I love it when our readers contacts us for more information! That is what we are about here! Sharing information, having conversation, making adventures possible simply by creating more ideas for HOW to make it happen! Recently my friend Amelia from Tales of a Mountain Mama and I got to field some questions regarding backpacking with kids. Our discussion is as follows:
Hello, I stumbled across your website during my ongoing exhaustive search for backpacking gear for young children. I agree quality gear is justified but there isn’t a lot of viable items out there and I was hoping you might suggest any options you know of. Especially bags, packs, and pads.
I have a history of camping, backpacking, climbing, skiing, canoeing, and etc. Since the kids were born we have transitioned to the dark side: car camping. My (petite) daughters are about to be 7 and 9. Over the last 2 years they have enjoyed extended day long hikes and canoe trips. I believe they have reached a viable age to begin overnight trips. I have a handle on the logistics for a first overnight canoe trip.
In prep for a first overnight backpacking trip I have considered what I would like them to carry and worked backwards from the weight I think they should carry and most gear doesn’t add up. They need ultralight technical gear proportional to their tiny bodies. I may have found a very few options for packs but fewer still for bags. None in the USA.
With a little water and snacks and maybe a few articles of light clothing they are at their weight limit which I am estimating to be 5-10 lbs. And it has to fit in a tiny pack. The objective is to reduce the weight and bulk I carry but more to let them be involved. I will carry food, shelter, stove, mess, etc…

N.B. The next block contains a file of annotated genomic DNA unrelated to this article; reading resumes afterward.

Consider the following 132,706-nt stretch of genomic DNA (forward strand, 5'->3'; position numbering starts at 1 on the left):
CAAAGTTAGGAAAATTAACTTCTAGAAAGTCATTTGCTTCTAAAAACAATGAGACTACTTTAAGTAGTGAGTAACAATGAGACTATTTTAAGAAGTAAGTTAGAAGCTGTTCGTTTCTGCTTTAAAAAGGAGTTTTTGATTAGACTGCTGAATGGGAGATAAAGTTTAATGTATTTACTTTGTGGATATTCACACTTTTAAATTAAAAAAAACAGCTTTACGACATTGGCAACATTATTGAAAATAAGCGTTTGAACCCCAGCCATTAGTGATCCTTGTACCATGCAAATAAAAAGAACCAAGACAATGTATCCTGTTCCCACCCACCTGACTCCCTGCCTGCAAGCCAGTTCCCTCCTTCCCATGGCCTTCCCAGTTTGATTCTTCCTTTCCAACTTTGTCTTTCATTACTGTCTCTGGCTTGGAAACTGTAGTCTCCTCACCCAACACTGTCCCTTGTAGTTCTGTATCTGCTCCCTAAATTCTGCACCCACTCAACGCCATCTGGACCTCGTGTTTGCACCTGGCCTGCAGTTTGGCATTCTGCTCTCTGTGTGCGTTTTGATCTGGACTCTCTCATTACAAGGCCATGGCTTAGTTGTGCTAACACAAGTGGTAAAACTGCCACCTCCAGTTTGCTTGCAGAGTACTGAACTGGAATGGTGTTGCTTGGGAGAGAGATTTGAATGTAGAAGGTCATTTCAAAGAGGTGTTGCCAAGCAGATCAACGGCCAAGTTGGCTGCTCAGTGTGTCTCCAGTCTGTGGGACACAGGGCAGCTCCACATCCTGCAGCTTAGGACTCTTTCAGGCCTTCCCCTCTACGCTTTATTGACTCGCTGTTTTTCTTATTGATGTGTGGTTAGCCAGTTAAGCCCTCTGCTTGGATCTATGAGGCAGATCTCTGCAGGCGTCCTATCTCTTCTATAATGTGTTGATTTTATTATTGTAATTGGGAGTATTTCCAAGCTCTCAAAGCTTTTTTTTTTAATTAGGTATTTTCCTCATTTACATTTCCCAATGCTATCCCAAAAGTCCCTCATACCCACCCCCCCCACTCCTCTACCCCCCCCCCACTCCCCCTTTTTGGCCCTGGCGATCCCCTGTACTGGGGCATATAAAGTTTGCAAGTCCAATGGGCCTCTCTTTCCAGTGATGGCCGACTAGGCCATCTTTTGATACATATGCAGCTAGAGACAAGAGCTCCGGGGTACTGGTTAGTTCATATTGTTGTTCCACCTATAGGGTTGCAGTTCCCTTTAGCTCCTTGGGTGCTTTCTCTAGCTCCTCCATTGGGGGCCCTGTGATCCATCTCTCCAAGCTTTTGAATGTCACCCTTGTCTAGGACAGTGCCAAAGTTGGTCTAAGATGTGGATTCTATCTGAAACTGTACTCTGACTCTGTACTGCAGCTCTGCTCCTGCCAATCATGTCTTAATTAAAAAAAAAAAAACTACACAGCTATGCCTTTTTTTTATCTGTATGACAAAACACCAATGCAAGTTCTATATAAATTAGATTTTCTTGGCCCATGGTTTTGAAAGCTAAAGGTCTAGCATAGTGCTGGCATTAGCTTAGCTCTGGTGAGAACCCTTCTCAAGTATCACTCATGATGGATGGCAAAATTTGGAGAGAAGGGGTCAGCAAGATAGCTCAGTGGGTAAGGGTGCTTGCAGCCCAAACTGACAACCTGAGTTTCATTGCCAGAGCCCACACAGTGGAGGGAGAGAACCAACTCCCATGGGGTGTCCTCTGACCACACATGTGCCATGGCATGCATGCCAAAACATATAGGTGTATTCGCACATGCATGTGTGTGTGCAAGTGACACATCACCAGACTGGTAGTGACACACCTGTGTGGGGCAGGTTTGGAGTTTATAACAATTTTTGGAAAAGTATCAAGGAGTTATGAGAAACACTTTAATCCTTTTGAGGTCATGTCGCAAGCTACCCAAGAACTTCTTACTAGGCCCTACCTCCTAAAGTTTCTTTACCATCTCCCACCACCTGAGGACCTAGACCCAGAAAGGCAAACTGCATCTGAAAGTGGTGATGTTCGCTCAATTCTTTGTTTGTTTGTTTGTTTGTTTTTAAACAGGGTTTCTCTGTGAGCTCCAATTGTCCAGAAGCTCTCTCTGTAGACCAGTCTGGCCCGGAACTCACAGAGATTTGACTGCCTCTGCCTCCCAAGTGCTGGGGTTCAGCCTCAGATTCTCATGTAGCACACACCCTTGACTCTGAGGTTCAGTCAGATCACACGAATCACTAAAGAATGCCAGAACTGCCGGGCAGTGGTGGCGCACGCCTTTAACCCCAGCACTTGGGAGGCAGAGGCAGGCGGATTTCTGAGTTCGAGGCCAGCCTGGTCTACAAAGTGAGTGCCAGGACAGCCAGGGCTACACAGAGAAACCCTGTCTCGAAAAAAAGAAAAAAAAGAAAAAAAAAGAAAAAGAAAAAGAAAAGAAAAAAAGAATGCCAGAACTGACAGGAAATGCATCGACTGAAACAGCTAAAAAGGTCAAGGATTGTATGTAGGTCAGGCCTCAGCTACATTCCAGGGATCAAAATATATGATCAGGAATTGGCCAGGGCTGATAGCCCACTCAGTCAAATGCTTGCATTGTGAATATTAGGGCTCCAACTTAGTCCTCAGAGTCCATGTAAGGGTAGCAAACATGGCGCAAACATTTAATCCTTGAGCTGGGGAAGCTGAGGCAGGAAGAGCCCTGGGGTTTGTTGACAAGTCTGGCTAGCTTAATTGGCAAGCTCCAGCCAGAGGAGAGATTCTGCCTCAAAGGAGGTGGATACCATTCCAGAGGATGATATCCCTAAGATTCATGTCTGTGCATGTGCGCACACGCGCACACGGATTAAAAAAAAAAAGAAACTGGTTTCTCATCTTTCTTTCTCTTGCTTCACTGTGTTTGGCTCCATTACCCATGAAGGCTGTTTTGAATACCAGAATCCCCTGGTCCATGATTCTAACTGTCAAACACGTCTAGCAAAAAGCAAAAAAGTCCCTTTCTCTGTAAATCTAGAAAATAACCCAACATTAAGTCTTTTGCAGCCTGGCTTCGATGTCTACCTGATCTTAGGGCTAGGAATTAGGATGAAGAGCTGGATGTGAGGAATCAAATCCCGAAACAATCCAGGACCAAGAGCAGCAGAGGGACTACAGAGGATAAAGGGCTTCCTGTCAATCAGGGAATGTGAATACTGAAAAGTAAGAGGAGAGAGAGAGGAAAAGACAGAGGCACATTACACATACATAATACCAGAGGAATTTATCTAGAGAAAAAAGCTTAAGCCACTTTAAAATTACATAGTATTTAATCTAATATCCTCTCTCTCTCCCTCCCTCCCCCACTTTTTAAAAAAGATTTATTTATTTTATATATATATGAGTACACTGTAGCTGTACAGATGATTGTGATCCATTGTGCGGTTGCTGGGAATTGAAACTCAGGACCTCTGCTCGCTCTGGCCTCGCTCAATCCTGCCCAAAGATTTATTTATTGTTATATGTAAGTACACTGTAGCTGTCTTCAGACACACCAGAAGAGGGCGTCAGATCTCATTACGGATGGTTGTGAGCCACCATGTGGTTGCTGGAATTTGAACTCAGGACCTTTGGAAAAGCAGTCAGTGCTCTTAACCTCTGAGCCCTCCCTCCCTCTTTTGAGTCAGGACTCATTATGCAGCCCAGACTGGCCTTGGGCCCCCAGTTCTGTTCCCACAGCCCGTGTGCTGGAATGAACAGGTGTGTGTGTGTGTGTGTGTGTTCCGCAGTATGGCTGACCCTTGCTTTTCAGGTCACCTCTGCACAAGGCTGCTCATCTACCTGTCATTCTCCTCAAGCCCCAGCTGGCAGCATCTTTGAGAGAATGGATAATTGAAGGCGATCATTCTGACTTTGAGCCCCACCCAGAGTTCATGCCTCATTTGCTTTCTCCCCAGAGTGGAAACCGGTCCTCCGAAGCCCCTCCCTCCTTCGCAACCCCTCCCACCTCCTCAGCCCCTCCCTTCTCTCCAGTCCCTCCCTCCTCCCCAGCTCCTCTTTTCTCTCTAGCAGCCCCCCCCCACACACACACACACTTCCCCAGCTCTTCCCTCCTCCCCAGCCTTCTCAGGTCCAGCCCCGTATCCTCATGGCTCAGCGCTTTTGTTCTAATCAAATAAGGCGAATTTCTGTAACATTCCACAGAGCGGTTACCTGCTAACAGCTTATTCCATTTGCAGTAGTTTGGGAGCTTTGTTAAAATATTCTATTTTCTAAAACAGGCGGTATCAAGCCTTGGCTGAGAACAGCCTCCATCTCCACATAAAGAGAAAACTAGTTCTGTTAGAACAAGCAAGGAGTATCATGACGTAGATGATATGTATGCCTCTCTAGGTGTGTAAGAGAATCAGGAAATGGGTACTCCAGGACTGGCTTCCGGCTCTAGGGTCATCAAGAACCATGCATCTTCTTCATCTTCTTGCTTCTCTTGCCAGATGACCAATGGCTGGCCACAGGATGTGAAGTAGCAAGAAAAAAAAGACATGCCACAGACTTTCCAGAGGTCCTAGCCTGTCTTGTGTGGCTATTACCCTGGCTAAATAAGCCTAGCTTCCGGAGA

I so get your issue! Honestly, most Americans don’t backpack with their kids unless it is Boy Scouts and then they only make specific gear for teens.
Most people think we are psycho when I even ask for ideas… We are in the same boat and started doing overnight trips with our kids two summers ago, ages 3, 5, 7 at the time. This last summer was awesome as we nailed down some gear. And for the most part it is an on-going journey, starting small and hoping for longer trips soon.
First, check out our site, I’ve detailed much of our suggestions:
Our oldest daughter is petite as well, she is 8 and barely hitting 50 lbs. We’ve found two packs that work great: the Deuter Climber, And the Teton Sports Summit 1500, an adult day pack that adjusts small enough for my 6 and 8-year-old. The detailed reviews are on our site.
We stay in the 5-10 lb. range with light/ less bulky gear, two in specific: Big Agnes insulated core pad (light, small, warm) and backcountry quilts by Enlightened Equipment. Let me know if you want more info. I’ll be honest, they aren’t cheap. But if bought strategically could last until they are adults or teens.
In addition, while the Deuter Climber is “thin”or narrow, it isn’t overly so. This last summer my daughter wore it with her Enlightened Equipment backcountry quilt stuffed in the bottom (no compression sac, we remove them to save on weight and stuff our quilts/sleeping bags, minus any sort of stuff sac, in the bottom of our packs and pack around them. All the packs are lined with a garbage compactor bag for water resistance.
On top of that she had her clothing and small stuffed animal. In the side pocket she had a MSR insulated mug with spork stowed inside, this was used for both drinking and meals. (She could have carrier her camping pad, room wise, but I wanted to make sure she wasn’t overloaded.)
When we used the Deuter youth sleeping bags on a previous trip we couldn’t fit almost anything else in the kid‘s bags.
Last summer the camping pads, tent parts and water were all on mom and dad. My daughter did have a water bottle, but it was empty and just for water storage after we reached camp.
And yes, dad’s pack was probably around 60 lbs… but mine was around 40 lbs. We also have one more kid than you…
I hope this helps, let’s keep the conversation going!
What are your tips for finding the right back pack for your young kids venturing on overnight trips?